How the Queen helped this young entrepreneur disrupt the retail industry

Ross Bailey, Founder and CEO of Appear Here, had absolutely no experience in the pop-up shop industry. He was just a 19-year-old who saw an opportunity, had an idea, and made it happen. "At the time, every single newspaper was saying that vacancy rates were the highest ever, and that the high street was dying," explains Ross during his recent VOOM Podcast appearance. That was his opportunity.

The Queen’s Diamond Jubilee was coming up and Ross thought it would be cool for people to be able to buy something "rebellious and interesting", rather than traditional and boring merchandise.

Combining the opportunity and the idea, Ross created a brand called Rock and Rule (it’s good, isn't it?), set up his own store in Carnaby Street, printed t-shirts with the Queen’s head on them, and started selling. He made it happen. It’s like Ross says: "why can’t you run a shop for a week when there’s all these empty spaces and people with ideas?"

The lesson here? Not having experience is not a valid excuse. If you have an idea and the opportunity to take advantage of it, you’re responsible for making it happen.

So, yes, Ross started off as - in his own words - naïve. But just as being naïve is no excuse not to start, there’s also no excuse to not try to become an expert as quickly as possible.

"So, although I was naïve, I think it’s then about very quickly trying to become an expert, and spending all those hours making sure you do understand the industry... then you don’t waste time."

And become an expert he did. He spent months researching things - like the way people rent space and how that hasn’t changed for literally hundreds of years, the amount of people that are involved and how lease lengths had changed dramatically in recent times. In other words, he got involved in the detail. He didn’t think he was above it, or that it was beneath him. He wanted to understand it all.

The lesson here? Understand your industry. Become an expert as soon as possible. Once again, there’s no excuse not to. If you’re not willing to do this, you can bet that someone else is.

Once Ross felt like he understood the industry and was becoming a bit of an expert, that’s when he started to tell people about what he was going to do.

"There’s real power when you say things out loud, because it’s like, actually, I don’t want to look like I'm just a talker... so I've got to go and do it. I found a friend to help me code it, found other friends who wanted to be involved in marketing."

I think we can understand that there’s power in saying out loud because it makes it more real for ourselves. It’s like making a verbal commitment in the mirror. We don’t want to look stupid in front of other people, and we don’t want to let ourselves down. But there’s a bit of an unexpected benefit there too - his friends being more than willing to help.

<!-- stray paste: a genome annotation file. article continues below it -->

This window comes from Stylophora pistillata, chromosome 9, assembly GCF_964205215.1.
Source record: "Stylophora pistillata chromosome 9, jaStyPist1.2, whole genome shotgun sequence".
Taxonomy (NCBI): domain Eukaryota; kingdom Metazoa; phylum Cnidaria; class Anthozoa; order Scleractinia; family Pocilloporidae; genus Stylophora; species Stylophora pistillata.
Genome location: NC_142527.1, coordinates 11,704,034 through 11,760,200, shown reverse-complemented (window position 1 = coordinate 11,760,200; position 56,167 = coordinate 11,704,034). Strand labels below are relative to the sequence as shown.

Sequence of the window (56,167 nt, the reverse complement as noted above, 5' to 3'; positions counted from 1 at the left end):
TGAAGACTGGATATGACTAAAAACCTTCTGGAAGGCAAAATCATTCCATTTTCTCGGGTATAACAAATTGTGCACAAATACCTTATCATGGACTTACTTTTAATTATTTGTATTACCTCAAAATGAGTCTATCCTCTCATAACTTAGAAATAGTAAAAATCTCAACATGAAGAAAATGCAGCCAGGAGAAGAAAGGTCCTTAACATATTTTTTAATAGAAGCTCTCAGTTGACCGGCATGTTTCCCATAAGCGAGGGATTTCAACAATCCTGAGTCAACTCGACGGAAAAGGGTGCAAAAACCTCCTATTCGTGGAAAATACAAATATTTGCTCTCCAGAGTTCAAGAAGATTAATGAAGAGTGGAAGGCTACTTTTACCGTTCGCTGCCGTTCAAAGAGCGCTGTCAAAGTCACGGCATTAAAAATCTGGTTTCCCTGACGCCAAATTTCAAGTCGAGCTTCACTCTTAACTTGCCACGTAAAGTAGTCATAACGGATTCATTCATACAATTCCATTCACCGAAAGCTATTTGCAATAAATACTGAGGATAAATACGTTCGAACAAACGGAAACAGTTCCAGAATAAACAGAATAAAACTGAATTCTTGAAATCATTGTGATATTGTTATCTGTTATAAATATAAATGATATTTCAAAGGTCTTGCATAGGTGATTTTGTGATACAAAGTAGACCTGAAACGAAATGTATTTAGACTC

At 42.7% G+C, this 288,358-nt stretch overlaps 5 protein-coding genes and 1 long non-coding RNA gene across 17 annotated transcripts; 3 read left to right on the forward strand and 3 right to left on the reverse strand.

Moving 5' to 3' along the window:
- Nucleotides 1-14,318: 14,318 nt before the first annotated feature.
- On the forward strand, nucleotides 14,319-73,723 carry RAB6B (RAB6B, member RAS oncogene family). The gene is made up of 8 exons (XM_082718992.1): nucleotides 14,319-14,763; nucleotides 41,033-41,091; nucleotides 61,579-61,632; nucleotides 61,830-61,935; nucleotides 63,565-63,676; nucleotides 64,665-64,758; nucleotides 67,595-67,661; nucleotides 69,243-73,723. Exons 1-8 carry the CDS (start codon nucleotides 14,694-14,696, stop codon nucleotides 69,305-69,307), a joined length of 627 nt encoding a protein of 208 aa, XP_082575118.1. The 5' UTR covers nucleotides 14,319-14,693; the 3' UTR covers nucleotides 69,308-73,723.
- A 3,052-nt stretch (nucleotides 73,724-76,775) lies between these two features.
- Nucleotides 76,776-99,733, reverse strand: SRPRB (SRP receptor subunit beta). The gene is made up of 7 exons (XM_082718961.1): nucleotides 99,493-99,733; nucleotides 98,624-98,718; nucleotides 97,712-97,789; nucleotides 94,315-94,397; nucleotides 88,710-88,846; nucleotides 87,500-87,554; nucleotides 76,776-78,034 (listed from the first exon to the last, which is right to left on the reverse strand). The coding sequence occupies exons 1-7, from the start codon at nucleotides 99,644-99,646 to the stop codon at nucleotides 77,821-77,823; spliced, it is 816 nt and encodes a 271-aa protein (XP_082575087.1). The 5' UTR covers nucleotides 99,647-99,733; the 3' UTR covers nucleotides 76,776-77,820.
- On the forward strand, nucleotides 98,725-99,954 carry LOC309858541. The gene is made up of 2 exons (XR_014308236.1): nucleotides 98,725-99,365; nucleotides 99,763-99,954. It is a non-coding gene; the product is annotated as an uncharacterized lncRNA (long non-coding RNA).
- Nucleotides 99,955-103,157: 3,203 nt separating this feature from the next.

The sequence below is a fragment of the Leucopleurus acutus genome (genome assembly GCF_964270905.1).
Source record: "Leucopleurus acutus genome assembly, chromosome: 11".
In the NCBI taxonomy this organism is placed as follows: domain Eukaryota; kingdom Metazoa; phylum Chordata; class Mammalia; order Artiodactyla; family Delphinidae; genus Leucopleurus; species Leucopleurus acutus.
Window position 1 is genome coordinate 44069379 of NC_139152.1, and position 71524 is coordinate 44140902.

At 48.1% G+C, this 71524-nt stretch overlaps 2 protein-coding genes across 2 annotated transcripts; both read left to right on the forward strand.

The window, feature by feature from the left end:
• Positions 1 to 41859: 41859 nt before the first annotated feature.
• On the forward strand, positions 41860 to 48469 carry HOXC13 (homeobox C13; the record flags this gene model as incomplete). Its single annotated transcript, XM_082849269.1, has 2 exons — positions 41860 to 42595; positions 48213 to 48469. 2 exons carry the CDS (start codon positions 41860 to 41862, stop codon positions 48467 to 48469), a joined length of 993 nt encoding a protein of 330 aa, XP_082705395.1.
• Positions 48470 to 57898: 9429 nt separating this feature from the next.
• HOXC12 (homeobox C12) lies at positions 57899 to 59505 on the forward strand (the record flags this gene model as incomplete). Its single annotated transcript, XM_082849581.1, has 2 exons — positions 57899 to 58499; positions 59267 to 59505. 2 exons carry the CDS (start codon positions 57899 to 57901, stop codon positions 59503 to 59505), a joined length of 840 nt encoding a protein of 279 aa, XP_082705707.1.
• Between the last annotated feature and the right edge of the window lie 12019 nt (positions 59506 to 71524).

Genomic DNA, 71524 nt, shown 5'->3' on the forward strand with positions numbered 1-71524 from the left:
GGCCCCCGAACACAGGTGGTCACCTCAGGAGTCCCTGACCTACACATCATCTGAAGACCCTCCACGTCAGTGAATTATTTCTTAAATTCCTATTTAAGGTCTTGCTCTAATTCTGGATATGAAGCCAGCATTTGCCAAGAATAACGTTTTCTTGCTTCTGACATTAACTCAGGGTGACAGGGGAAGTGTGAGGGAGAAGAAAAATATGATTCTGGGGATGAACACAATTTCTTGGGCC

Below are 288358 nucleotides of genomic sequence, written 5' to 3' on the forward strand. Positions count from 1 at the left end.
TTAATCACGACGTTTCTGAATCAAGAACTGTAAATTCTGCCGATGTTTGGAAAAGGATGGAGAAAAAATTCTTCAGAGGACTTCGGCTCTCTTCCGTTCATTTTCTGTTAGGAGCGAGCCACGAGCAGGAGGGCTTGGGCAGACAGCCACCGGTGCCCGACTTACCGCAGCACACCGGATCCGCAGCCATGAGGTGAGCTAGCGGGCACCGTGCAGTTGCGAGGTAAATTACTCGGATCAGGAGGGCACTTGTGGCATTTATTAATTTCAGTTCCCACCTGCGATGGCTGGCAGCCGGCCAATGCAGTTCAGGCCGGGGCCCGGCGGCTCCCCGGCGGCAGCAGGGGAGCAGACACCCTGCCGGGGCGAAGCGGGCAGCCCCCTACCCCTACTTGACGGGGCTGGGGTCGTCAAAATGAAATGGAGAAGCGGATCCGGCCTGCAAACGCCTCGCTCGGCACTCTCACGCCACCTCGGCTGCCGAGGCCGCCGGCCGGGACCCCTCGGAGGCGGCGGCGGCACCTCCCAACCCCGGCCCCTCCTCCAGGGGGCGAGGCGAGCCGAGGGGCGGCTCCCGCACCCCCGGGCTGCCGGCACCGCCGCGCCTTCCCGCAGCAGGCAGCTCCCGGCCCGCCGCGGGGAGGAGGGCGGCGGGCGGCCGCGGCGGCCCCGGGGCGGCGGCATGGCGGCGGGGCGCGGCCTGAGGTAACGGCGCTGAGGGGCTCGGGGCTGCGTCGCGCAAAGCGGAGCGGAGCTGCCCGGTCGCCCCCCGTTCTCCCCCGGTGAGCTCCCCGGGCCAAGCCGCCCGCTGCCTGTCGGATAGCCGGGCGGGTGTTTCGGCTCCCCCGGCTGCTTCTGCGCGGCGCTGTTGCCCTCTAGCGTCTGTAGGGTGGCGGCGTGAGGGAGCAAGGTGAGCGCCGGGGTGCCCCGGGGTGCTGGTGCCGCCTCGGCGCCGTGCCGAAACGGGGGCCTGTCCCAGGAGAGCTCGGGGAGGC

It’s one thing for people to say they want to help, but for people to actually help is a whole different thing. But the thing is... you need help. You need your friends. No entrepreneur does it all alone, and you’re no different.

 

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The lesson here? Tell your friends about your idea. Even if you're nervous or embarrassed or even a little bit ashamed. Give them a chance to help you. It’s either that, or you pay strangers.

Although Ross and his friends thought it was a good idea... not many other people did. At all.

"I spent a lot of time in meetings where everyone hated the idea, everyone thought it was terrible, and every investor said I needed a co-founder [because I was so young]."

Doesn’t sound that fun, does it? Could you handle that? Your precious and obviously brilliant idea being shot down by people with more experience than you?

Nobody thought it was going to work. More specifically, no "experts" thought it was going to work. And yet, it’s working. Appear Here is thriving, and boasts a client list with names like Apple, Coca-Cola, and Jamie Oliver.

"I think that’s the point as well - sometimes, if you meet every expert and they say there’s no need for this, and you need to go back to university, and investors are saying you need a co-founder, and then other people are saying there’s no market - to keep going is quite hard… or stupid."

The lesson here? You have to be able to keep going when it’s hard and everyone doubts you. Easily said, just not so easily done. But that’s an entrepreneur for you.

Ok, so Appear Here is working even after all these industry experts said it would never work - but how is it working? What happened?

Well, you’ll have to listen to the podcast for that.

What else you can hear on the podcast:

  • Ross’s story about Coutts, the bank of our Queen.
  • Renaud Visage, Founder of Eventbrite, and how one big failure showed him just how successful Eventbrite could be.
  • Yianni Papoutsis, and how he went from flipping patties at festivals to founding one of the trendiest burger chains in the UK, MEATliquor.

This is a guest blog and may not represent the views of Virgin.com. Please see virgin.com/terms for more details.

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